If you wind up in ARC, navigate the menu tree until you find the
      option to switch to the SRM console shell. The proper series of
      choices should be something like:


      • Supplementary menu…
      • Set up the system…
      • Switch to OpenVMS or Digital UNIX console
      • Switch to Digital UNIX

      Once you select the “Switch to Digital UNIX” item, power cycle the
      machine and it should come up in the SRM console shell.

      An amusing fact: all you’d need to do to switch back to ARC from SRM
      would be to type “arc” and hit return. Who says command line
      interfaces are harder to use? The original manuals from the Digital
      FTP site cited above contain complete reference information for both
      console shells, if you want it.

    2. Boot Linux from the CD-ROM.

      Stick the Binary-1 CD-ROM in the reader. At the “>>>” SRM prompt type

      show dev

      The show command will show you all the devices. For example, my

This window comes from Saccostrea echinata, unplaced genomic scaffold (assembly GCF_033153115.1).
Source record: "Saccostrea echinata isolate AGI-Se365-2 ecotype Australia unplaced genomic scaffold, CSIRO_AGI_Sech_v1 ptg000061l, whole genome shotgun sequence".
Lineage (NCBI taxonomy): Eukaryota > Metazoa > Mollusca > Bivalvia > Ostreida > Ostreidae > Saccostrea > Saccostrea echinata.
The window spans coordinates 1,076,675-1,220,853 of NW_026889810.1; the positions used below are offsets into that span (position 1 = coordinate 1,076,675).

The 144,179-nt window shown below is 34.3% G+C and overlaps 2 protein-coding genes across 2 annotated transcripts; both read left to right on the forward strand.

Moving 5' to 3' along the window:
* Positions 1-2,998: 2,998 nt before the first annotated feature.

floppy drive shows up as dva0, my SCSI hard disk shows up as dka200,
      and my SCSI CD-ROM reader shows up as dka600. So, I’ll ask the SRM
      console to boot the Linux kernel from my CD-ROM like this:

      boot dka600 -file boot/linux

      The boot command boots the Linux kernel, which should start the Debian
      install program automatically.

    3. (Re)partition the hard disk.

      The SRM console shell uses a bootloader called “aboot” to boot the
      Linux kernel. The aboot bootloader is the equivalent of lilo or grub on
      PCs. The aboot bootloader requires your hard disk partition table to